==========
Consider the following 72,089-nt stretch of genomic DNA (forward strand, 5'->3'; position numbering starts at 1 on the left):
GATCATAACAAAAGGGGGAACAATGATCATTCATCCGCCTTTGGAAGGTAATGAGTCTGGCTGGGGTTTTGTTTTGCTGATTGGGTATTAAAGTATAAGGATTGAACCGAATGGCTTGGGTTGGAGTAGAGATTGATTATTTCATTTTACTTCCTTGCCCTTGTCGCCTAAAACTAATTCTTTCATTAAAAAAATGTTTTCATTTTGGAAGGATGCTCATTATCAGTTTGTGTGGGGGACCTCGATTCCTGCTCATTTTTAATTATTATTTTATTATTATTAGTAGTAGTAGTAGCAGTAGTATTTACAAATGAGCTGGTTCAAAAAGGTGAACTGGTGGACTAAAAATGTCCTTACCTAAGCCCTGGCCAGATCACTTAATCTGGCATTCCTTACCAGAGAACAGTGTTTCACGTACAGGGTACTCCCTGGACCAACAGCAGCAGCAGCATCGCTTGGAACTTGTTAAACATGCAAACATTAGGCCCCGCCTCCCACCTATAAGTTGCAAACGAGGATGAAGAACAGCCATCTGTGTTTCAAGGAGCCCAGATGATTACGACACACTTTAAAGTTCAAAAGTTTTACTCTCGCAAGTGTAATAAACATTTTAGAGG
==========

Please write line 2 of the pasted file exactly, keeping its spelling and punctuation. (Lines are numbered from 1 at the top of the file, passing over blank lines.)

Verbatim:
GATCATAACAAAAGGGGGAACAATGATCATTCATCCGCCTTTGGAAGGTAATGAGTCTGGCTGGGGTTTTGTTTTGCTGATTGGGTATTAAAGTATAAGGATTGAACCGAATGGCTTGGGTTGGAGTAGAGATTGATTATTTCATTTTACTTCCTTGCCCTTGTCGCCTAAAACTAATTCTTTCATTAAAAAAATGTTTTCATTTTGGAAGGATGCTCATTATCAGTTTGTGTGGGGGACCTCGATTCCTGCTCATTTTTAATTATTATTTTATTATTATTAGTAGTAGTAGTAGCAGTAGTATTTACAAATGAGCTGGTTCAAAAAGGTGAACTGGTGGACTAAAAATGTCCTTACCTAAGCCCTGGCCAGATCACTTAATCTGGCATTCCTTACCAGAGAACAGTGTTTCACGTACAGGGTACTCCCTGGACCAACAGCAGCAGCAGCATCGCTTGGAACTTGTTAAACATGCAAACATTAGGCCCCGCCTCCCACCTATAAGTTGCAAACGAGGATGAAGAACAGCCATCTGTGTTTCAAGGAGCCCAGATGATTACGACACACTTTAAAGTTCAAAAGTTTTACTCTCGCAAGTGTAATAAACATTTTAGAGG